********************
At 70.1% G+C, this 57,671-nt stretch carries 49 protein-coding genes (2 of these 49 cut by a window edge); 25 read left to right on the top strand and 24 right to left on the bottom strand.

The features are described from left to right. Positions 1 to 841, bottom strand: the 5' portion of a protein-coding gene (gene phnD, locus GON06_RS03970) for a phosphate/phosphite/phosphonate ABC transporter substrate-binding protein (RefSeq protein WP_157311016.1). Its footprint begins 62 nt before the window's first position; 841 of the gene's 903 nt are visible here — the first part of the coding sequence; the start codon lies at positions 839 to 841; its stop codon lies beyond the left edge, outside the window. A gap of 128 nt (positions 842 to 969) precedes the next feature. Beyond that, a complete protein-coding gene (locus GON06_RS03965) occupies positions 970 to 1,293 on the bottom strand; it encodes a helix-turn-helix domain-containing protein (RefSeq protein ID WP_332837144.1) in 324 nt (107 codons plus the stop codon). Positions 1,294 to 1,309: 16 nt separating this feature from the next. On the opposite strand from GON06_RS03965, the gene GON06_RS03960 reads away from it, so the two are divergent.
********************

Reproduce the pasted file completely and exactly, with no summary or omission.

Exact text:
At 70.1% G+C, this 57,671-nt stretch carries 49 protein-coding genes (2 of these 49 cut by a window edge); 25 read left to right on the top strand and 24 right to left on the bottom strand.

The features are described from left to right. Positions 1 to 841, bottom strand: the 5' portion of a protein-coding gene (gene phnD, locus GON06_RS03970) for a phosphate/phosphite/phosphonate ABC transporter substrate-binding protein (RefSeq protein WP_157311016.1). Its footprint begins 62 nt before the window's first position; 841 of the gene's 903 nt are visible here — the first part of the coding sequence; the start codon lies at positions 839 to 841; its stop codon lies beyond the left edge, outside the window. A gap of 128 nt (positions 842 to 969) precedes the next feature. Beyond that, a complete protein-coding gene (locus GON06_RS03965) occupies positions 970 to 1,293 on the bottom strand; it encodes a helix-turn-helix domain-containing protein (RefSeq protein ID WP_332837144.1) in 324 nt (107 codons plus the stop codon). Positions 1,294 to 1,309: 16 nt separating this feature from the next. On the opposite strand from GON06_RS03965, the gene GON06_RS03960 reads away from it, so the two are divergent.